Laser. Laser trabeculoplasty is not effective in angle-recession glaucoma due to distortion of the angle anatomy and trabecular meshwork scarring. An alternative laser procedure, Nd:YAG laser trabeculopuncture, has produced variable success rates, with better responses seen in cases where some trabecular meshwork structure was intact on gonioscopy, permitting penetration into Schlemm’s canal with an increase in aqueous outflow facility.
Surgery. Filtration surgery has a lower success rate in angle-recession glaucoma than it does in primary open-angle glaucoma. The adjunctive use of antimetabolites can improve the success of trabeculectomy. Researchers have found greater IOP reduction in cases where antimetabolites were employed with trabeculectomy than in trabeculectomy alone or Molteno tube implantation alone.2
Glaucoma drainage devices have demonstrated some benefit, but their success rates are lower in angle-recession glaucoma than with other types of glaucomas. In eyes with limited visual potential, a cyclodestructive procedure may be an alternative option.
A patient who has experienced blunt ocular trauma should receive a comprehensive eye exam to check for the presence of angle recession and other abnormalities. The risk of angle-recession glaucoma correlates with the extent and severity of angle recession.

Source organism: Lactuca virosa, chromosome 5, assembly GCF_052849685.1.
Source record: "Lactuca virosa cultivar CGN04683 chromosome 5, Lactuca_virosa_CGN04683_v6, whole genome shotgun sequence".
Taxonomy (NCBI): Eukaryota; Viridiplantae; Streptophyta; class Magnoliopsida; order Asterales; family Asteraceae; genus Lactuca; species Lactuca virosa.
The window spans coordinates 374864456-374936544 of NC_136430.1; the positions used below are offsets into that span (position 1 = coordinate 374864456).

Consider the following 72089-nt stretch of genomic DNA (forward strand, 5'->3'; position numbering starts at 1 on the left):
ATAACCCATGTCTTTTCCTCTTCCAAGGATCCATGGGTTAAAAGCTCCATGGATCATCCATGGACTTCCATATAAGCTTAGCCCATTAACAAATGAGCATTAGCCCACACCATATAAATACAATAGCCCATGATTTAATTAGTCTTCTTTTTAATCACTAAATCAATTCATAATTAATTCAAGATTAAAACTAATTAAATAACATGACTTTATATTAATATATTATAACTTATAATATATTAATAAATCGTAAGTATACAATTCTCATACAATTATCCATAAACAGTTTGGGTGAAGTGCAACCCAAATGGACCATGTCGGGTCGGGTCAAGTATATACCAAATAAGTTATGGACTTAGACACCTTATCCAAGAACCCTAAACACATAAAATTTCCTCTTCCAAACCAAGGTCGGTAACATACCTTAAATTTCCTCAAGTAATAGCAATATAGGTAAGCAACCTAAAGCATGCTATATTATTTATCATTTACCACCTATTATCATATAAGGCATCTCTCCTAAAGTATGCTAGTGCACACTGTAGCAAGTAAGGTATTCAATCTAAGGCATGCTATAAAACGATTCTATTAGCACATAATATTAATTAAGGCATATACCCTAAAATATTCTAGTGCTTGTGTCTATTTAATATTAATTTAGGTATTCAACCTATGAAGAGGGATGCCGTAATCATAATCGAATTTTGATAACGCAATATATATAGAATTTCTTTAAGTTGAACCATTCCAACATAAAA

In general, angle-recession glaucoma is more difficult to control medically and surgically than other types of glaucomas. Because angle-recession glaucoma can occur even many years after trauma, patients should receive adequate counseling, and follow-up examinations should be performed regularly.
1 Tesluk, G. C. and G. L. Spaeth. Ophthalmology 1985;92:904–911.
2 Mermoud, A. et al. Ophthalmology 1993;100:634–642.
Dr. Boonyaleephan is a visiting research scholar in ophthalmology and Dr. Salim is associate professor of ophthalmology; both are at the University of Tennessee, Memphis.
Coding in Chicago
Attend Glaucoma Coding, event code “213.” It walks you through successful glaucoma documentation and coding and takes place Sunday, Oct. 17, from 2 to 3 p.m.